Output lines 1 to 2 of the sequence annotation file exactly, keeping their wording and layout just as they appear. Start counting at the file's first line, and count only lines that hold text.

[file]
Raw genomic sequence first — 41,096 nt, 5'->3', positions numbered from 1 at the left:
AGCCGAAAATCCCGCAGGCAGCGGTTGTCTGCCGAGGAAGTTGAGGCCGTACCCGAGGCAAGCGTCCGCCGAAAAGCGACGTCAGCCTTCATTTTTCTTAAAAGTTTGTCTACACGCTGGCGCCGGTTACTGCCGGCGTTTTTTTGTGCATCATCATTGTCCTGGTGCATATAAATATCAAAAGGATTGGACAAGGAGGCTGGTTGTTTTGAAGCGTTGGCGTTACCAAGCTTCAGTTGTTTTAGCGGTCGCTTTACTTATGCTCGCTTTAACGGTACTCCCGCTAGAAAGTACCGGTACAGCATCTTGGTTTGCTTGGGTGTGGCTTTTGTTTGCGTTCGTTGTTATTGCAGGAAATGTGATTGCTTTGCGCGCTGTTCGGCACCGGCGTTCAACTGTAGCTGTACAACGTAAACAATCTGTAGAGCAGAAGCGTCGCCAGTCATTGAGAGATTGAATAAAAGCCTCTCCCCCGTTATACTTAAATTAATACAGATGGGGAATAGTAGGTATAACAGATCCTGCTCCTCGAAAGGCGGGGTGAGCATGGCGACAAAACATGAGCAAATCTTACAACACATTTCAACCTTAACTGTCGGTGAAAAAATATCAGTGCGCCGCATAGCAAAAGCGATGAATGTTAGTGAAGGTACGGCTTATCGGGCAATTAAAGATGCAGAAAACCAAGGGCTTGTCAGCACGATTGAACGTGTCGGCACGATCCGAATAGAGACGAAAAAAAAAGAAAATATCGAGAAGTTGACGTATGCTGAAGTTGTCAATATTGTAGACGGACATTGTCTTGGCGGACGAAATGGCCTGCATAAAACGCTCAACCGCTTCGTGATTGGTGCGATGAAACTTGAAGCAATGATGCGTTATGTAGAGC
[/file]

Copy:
Raw genomic sequence first — 41,096 nt, 5'->3', positions numbered from 1 at the left:
AGCCGAAAATCCCGCAGGCAGCGGTTGTCTGCCGAGGAAGTTGAGGCCGTACCCGAGGCAAGCGTCCGCCGAAAAGCGACGTCAGCCTTCATTTTTCTTAAAAGTTTGTCTACACGCTGGCGCCGGTTACTGCCGGCGTTTTTTTGTGCATCATCATTGTCCTGGTGCATATAAATATCAAAAGGATTGGACAAGGAGGCTGGTTGTTTTGAAGCGTTGGCGTTACCAAGCTTCAGTTGTTTTAGCGGTCGCTTTACTTATGCTCGCTTTAACGGTACTCCCGCTAGAAAGTACCGGTACAGCATCTTGGTTTGCTTGGGTGTGGCTTTTGTTTGCGTTCGTTGTTATTGCAGGAAATGTGATTGCTTTGCGCGCTGTTCGGCACCGGCGTTCAACTGTAGCTGTACAACGTAAACAATCTGTAGAGCAGAAGCGTCGCCAGTCATTGAGAGATTGAATAAAAGCCTCTCCCCCGTTATACTTAAATTAATACAGATGGGGAATAGTAGGTATAACAGATCCTGCTCCTCGAAAGGCGGGGTGAGCATGGCGACAAAACATGAGCAAATCTTACAACACATTTCAACCTTAACTGTCGGTGAAAAAATATCAGTGCGCCGCATAGCAAAAGCGATGAATGTTAGTGAAGGTACGGCTTATCGGGCAATTAAAGATGCAGAAAACCAAGGGCTTGTCAGCACGATTGAACGTGTCGGCACGATCCGAATAGAGACGAAAAAAAAAGAAAATATCGAGAAGTTGACGTATGCTGAAGTTGTCAATATTGTAGACGGACATTGTCTTGGCGGACGAAATGGCCTGCATAAAACGCTCAACCGCTTCGTGATTGGTGCGATGAAACTTGAAGCAATGATGCGTTATGTAGAGC